“When they remain on their land, they themselves care for it best. Nevertheless, in various parts of the world, pressure is being put on them to abandon their homelands to make room for agricultural or mining projects which are undertaken without regard for the degradation of nature and culture.”

The Pope further stressed that indigenous peoples should be listened to when it comes to tackling environmental problems: “Ecology, then, also involves protecting the cultural treasures of humanity in the broadest sense. More specifically, it calls for greater attention to local cultures when studying environmental problems, favouring a dialogue between scientific-technical language and the language of the people.”

In the letter, the Pope criticized governments’ failure to protect indigenous peoples’ territories or to consult them over developments that will affect them. He called for actions from “local individuals and groups” to hold governments to account.

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Tue, 23 Jun 2015 13:03:54 +0100 http://www.survivalinternational.org/news/10826 http://www.survivalinternational.org/news/10826
Venezuelan tribes protest against violent mining gangs The Hoti in Venezuela and other Amazon Indians depend on the forest for their survival. But their forests are being destroyed by illegal mining (photograph taken in 2014).
The Hoti in Venezuela and other Amazon Indians depend on the forest for their survival. But their forests are being destroyed by illegal mining (photograph taken in 2014).
© Eglée Zent/Survival

Venezuelan Indians blocked the landing strip of Canaima National Park, a UNESCO World Heritage Site, in protest at illegal miners destroying their lives and lands.

Over the last decade, illegal mining for gold, diamonds and other minerals – some run by armed gangs claiming to be members of Colombia’s guerrilla army FARC – has spread like wildfire through the Venezuelan Amazon, affecting tribes such as the Yanomami, Hoti, Eñepa, Yekuana and Arekuna.

An Arekuna spokesperson told Survival International, the global movement for tribal peoples’ rights, “Mining is a huge problem in our indigenous territories. The miners are extracting the riches of our land and the earth is crying out for help. Our rivers are drying up because of the mining. We must look after nature; if we don’t, the whole planet will suffer.”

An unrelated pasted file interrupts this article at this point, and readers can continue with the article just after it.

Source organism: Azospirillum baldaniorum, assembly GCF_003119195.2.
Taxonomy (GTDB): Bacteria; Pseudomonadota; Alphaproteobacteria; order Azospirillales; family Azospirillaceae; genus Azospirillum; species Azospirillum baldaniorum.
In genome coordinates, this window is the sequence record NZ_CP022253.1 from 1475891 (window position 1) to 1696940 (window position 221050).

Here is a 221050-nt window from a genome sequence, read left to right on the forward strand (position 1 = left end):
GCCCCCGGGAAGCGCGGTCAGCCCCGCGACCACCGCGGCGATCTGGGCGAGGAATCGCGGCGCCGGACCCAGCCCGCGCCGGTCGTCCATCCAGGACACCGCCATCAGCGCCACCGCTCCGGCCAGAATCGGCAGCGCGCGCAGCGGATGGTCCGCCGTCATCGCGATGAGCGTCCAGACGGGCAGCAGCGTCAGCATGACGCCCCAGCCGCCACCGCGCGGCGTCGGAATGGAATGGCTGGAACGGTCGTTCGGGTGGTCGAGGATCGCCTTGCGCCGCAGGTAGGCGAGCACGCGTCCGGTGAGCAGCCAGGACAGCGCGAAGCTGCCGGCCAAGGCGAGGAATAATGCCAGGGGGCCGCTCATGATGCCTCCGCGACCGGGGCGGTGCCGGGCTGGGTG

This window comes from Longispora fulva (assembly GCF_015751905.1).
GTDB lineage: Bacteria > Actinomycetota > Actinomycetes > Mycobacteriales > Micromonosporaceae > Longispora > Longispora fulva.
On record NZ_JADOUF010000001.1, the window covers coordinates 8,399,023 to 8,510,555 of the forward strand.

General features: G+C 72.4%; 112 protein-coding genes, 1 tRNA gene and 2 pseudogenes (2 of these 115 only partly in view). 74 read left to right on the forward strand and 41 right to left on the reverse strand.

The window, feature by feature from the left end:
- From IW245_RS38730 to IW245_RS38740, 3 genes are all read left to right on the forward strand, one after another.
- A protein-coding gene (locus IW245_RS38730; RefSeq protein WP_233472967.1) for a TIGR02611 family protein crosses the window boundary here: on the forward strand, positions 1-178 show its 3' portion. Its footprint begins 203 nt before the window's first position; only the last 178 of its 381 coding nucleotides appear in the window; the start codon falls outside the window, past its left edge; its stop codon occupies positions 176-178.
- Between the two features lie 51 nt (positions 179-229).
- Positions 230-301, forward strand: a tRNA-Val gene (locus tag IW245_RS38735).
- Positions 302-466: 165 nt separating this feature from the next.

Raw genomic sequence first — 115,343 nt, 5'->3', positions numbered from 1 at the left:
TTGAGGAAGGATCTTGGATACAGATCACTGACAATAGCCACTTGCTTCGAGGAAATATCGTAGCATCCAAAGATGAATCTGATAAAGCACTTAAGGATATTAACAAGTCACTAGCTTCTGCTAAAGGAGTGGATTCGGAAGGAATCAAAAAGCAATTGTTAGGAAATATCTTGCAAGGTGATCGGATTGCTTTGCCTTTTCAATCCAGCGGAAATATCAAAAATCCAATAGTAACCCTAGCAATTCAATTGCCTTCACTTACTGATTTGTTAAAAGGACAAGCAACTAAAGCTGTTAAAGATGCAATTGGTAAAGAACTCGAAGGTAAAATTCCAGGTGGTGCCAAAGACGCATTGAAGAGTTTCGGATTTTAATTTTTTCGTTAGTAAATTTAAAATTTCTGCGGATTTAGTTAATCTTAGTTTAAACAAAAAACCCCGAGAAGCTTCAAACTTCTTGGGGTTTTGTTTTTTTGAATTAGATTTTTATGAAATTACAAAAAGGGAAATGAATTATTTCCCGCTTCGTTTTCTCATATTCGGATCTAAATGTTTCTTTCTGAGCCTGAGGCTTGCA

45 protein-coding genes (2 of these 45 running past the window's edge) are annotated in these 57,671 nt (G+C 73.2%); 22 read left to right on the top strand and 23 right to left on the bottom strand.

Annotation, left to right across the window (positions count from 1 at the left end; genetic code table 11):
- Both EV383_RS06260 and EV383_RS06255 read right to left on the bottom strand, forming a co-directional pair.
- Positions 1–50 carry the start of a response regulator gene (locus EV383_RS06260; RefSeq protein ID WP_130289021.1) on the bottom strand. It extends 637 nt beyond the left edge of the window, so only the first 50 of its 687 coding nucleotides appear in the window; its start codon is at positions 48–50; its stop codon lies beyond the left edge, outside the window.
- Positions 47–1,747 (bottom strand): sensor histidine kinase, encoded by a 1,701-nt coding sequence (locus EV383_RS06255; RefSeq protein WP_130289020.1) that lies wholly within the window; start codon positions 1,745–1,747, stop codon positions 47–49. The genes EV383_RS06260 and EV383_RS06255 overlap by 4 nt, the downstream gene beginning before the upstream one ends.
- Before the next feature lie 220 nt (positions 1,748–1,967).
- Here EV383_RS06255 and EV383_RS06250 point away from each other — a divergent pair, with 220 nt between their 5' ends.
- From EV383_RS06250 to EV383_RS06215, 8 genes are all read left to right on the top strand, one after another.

Rivers are being contaminated with poisonous mercury used in gold mining, which is entering the Indians’ food and water supply and devastating their health. In some indigenous communities, the infiltration of gangs has led to prostitution and alcoholism.

Illegal mining has ravaged the lands of Amazon Indians in Venezuela.
Illegal mining has ravaged the lands of Amazon Indians in Venezuela.
© Valentina Quintero

A study found that the majority of indigenous women living along the Caura river in the Amazon had levels of mercury above internationally accepted standards. It also found that one in three women showed a high risk that their newborn children would suffer neurological disorders.

The Indians have denounced the Venezuelan military for failing to tackle the illegal mining and for “creating a climate of terror and fear.” Some officers are known to be involved in the illegal gold trade.

While Venezuela’s constitution recognizes indigenous peoples’ rights to their ancestral lands, few have received official title to their territories and the government has announced it will open up large parts of the Amazon rainforest – including Indian land – to legal mining.

Tribal peoples are the best conservationists and guardians of the natural world, yet their lands, resources and labor are stolen by industrialized societies in the name of "progress" and “civilization.”

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Thu, 18 Jun 2015 11:05:00 +0100 http://www.survivalinternational.org/news/10819 http://www.survivalinternational.org/news/10819
'Deadly' trans-Amazon railway sparks fear among tribes The proposed railway through the Amazon rainforest is likely to devastate the lands of uncontacted tribes through industrial exploitation, illegal logging and mining. 
The proposed railway through the Amazon rainforest is likely to devastate the lands of uncontacted tribes through industrial exploitation, illegal logging and mining. 
© G. Miranda/FUNAI/Survival, 2008

A controversial mega-project to build a transcontinental railway from the Atlantic to the Pacific has caused outrage among indigenous people and Survival International, the global movement for tribal peoples’ rights.